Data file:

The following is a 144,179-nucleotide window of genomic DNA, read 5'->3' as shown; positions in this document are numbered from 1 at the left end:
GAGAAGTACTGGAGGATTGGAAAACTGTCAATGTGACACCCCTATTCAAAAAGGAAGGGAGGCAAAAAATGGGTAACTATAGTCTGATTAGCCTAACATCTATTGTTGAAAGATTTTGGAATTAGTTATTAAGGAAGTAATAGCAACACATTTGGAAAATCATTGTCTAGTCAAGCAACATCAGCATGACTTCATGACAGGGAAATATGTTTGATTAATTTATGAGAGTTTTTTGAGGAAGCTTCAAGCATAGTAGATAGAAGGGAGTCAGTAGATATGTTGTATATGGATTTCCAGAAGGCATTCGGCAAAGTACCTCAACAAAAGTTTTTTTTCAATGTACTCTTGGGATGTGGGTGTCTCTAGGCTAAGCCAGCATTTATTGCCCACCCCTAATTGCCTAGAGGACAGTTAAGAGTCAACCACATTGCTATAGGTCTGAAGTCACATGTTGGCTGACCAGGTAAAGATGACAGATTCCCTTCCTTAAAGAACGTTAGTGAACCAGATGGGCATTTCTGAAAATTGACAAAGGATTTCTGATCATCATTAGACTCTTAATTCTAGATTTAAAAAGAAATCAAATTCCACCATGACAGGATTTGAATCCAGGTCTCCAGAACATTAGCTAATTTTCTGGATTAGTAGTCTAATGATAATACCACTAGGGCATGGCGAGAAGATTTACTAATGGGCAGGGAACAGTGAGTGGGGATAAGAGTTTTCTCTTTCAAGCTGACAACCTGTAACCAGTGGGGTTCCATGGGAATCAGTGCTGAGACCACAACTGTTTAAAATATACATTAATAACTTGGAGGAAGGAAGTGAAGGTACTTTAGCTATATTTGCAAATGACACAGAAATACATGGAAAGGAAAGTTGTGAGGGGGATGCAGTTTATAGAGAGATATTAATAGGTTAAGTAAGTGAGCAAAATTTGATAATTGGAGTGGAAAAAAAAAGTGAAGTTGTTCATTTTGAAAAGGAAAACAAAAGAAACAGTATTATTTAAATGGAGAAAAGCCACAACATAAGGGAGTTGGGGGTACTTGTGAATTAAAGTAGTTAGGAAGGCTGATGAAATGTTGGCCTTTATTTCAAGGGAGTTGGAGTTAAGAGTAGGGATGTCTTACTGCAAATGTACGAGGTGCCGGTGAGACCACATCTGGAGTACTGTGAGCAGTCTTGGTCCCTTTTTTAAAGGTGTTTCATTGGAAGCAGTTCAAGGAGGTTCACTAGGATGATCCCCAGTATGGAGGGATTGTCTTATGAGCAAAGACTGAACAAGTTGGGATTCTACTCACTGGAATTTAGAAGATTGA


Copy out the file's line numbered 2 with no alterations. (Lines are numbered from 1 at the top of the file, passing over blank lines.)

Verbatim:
GAGAAGTACTGGAGGATTGGAAAACTGTCAATGTGACACCCCTATTCAAAAAGGAAGGGAGGCAAAAAATGGGTAACTATAGTCTGATTAGCCTAACATCTATTGTTGAAAGATTTTGGAATTAGTTATTAAGGAAGTAATAGCAACACATTTGGAAAATCATTGTCTAGTCAAGCAACATCAGCATGACTTCATGACAGGGAAATATGTTTGATTAATTTATGAGAGTTTTTTGAGGAAGCTTCAAGCATAGTAGATAGAAGGGAGTCAGTAGATATGTTGTATATGGATTTCCAGAAGGCATTCGGCAAAGTACCTCAACAAAAGTTTTTTTTCAATGTACTCTTGGGATGTGGGTGTCTCTAGGCTAAGCCAGCATTTATTGCCCACCCCTAATTGCCTAGAGGACAGTTAAGAGTCAACCACATTGCTATAGGTCTGAAGTCACATGTTGGCTGACCAGGTAAAGATGACAGATTCCCTTCCTTAAAGAACGTTAGTGAACCAGATGGGCATTTCTGAAAATTGACAAAGGATTTCTGATCATCATTAGACTCTTAATTCTAGATTTAAAAAGAAATCAAATTCCACCATGACAGGATTTGAATCCAGGTCTCCAGAACATTAGCTAATTTTCTGGATTAGTAGTCTAATGATAATACCACTAGGGCATGGCGAGAAGATTTACTAATGGGCAGGGAACAGTGAGTGGGGATAAGAGTTTTCTCTTTCAAGCTGACAACCTGTAACCAGTGGGGTTCCATGGGAATCAGTGCTGAGACCACAACTGTTTAAAATATACATTAATAACTTGGAGGAAGGAAGTGAAGGTACTTTAGCTATATTTGCAAATGACACAGAAATACATGGAAAGGAAAGTTGTGAGGGGGATGCAGTTTATAGAGAGATATTAATAGGTTAAGTAAGTGAGCAAAATTTGATAATTGGAGTGGAAAAAAAAAGTGAAGTTGTTCATTTTGAAAAGGAAAACAAAAGAAACAGTATTATTTAAATGGAGAAAAGCCACAACATAAGGGAGTTGGGGGTACTTGTGAATTAAAGTAGTTAGGAAGGCTGATGAAATGTTGGCCTTTATTTCAAGGGAGTTGGAGTTAAGAGTAGGGATGTCTTACTGCAAATGTACGAGGTGCCGGTGAGACCACATCTGGAGTACTGTGAGCAGTCTTGGTCCCTTTTTTAAAGGTGTTTCATTGGAAGCAGTTCAAGGAGGTTCACTAGGATGATCCCCAGTATGGAGGGATTGTCTTATGAGCAAAGACTGAACAAGTTGGGATTCTACTCACTGGAATTTAGAAGATTGA